• Everything you need to fly FPV for less than the cost of a decent set of goggles. You’re not going to find more bang for your buck anywhere in the FPV drone world and to have the Hobbico name supporting you after the sale, you really can’t go wrong if this is your first foray into FPV. The reception on the headset and monitor isn’t HD quality, but it isn’t horrible either.


  • The House Racer comes with its own RISE controller, but it is also SLT compatible, which means you can use any higher end Tactic transmitter or the radio of your choice with an AnyLink adapter. I, for one, actually like the feel of the included radio, so I really have no need or desire to use my TTX850 as the stock radio feels good and the House Racer flies great with it.


  • The video monitor that can be mounted to the radio or placed within the headset for a fully immersive experience packs a full 40 channels to complement the vTX in the drone itself, but it also has a built-in DVR so you can record and upload all of your FPV exploits for all the world to see.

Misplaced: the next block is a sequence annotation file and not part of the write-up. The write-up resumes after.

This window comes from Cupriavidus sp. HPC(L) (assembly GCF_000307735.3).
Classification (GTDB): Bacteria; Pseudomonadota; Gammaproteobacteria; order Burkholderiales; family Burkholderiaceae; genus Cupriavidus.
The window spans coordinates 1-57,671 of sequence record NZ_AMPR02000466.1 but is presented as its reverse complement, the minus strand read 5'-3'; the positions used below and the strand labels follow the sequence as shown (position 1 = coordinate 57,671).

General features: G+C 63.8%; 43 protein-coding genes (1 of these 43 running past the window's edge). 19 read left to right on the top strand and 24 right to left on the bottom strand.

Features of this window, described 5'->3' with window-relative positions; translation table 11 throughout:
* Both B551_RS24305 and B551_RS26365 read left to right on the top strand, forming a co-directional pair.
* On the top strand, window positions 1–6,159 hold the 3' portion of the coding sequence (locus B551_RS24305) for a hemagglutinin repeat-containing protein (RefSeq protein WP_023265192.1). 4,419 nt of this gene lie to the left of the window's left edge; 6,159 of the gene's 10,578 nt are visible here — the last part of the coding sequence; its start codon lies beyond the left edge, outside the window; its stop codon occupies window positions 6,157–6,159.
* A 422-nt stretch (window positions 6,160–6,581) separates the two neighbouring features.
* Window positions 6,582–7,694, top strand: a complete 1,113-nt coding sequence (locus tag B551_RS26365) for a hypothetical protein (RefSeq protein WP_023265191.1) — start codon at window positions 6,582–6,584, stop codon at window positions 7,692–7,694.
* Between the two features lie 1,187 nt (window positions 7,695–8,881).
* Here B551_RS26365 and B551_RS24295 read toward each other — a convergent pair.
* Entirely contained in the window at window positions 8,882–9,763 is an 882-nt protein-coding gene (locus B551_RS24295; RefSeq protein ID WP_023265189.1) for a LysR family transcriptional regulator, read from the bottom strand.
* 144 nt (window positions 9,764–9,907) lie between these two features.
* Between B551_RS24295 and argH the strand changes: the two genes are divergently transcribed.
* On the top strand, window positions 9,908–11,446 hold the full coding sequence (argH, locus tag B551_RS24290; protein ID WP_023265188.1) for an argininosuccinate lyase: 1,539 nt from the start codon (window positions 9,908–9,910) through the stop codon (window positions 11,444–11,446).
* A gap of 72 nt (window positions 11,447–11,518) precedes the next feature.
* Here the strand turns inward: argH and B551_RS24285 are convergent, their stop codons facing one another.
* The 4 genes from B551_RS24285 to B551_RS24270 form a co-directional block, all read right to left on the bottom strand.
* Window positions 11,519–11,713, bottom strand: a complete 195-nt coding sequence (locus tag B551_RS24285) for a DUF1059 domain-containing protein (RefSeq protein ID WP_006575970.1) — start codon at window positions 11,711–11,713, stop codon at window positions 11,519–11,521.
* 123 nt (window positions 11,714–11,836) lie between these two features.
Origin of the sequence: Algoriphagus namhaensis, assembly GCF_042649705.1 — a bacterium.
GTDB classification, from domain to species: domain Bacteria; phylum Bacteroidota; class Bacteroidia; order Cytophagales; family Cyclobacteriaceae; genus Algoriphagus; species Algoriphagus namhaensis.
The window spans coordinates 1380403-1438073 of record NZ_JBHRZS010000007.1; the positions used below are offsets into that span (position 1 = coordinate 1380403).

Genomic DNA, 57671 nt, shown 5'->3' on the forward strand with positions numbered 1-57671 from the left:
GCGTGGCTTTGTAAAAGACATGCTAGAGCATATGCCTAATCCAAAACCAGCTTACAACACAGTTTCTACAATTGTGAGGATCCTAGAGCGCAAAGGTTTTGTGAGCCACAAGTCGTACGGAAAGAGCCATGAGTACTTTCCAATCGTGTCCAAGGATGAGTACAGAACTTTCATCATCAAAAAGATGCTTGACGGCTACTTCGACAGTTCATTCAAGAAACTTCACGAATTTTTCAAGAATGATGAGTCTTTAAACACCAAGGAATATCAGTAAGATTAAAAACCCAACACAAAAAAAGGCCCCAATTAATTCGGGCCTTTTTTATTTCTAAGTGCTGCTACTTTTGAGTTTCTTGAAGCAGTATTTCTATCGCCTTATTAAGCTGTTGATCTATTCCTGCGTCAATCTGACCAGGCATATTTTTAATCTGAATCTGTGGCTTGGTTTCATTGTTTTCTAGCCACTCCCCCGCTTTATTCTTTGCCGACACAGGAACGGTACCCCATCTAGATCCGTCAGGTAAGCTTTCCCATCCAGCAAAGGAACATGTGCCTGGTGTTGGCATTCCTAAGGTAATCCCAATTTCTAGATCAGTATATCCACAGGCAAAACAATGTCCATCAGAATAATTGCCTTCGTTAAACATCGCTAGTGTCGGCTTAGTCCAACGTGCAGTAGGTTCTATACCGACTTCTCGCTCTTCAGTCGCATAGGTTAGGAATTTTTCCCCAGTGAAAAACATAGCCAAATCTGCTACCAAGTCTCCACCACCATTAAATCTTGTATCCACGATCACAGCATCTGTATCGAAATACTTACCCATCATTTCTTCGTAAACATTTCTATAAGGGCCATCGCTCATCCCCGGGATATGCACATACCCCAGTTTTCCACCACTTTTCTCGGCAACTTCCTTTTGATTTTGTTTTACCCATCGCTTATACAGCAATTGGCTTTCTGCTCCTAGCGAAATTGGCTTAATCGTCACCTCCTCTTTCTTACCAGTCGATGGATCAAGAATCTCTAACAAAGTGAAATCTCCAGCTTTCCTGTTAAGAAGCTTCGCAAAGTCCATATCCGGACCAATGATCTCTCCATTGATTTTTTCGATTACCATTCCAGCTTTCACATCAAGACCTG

In action, in my kitchen.


>> Complete FPV package without anything else needed

>> Great performance out of a tiny machine

>> 100% designed, built and supported by Hobbico

>> Lost model alarm beacon

>> Fast enough for outdoor adventures (see below)



>> Grass is a killer … especially with the inverted motors

>> A little too fast for some indoor venues



When I first saw the size of the House Racer, I knew I was in for a thrill ride. However, the connotation of the name itself had instilled in me expectations of something much slower and smaller. The fact of the matter is, the House Racer is bigger than most indoor machines and is also quite a bit faster than most other brushed rigs, but that’s all good as far as I’m concerned as such speed and agility allow this model to venture outdoors as well. A word of advice though, keep it in Mode 1 if you have anything other than a chateau with long, wide open expanses for a domicile … at least for the first flight or two.


I see you.


As I mentioned before, starting off slow with the House Racer is the key to success if your living quarters are fairly humble size-wise. My 900 square foot cape has large rooms, but no hallways or openly adjoining rooms to speak of, but my pride had me thinking “bah, I’m an experienced pilot. I don’t need no stinking Mode 1!” Well, needless to say, my first flight lasted exactly four seconds before the humbling walk of shame with me muttering about how darn fast the House Racer was. I was so used to flying my Tiny Whoop and Nano QX at full tilt through my kitchen, into the dining room and then back out to the living room again that I employed the same throttle burying technique with the House Racer, to no advantage.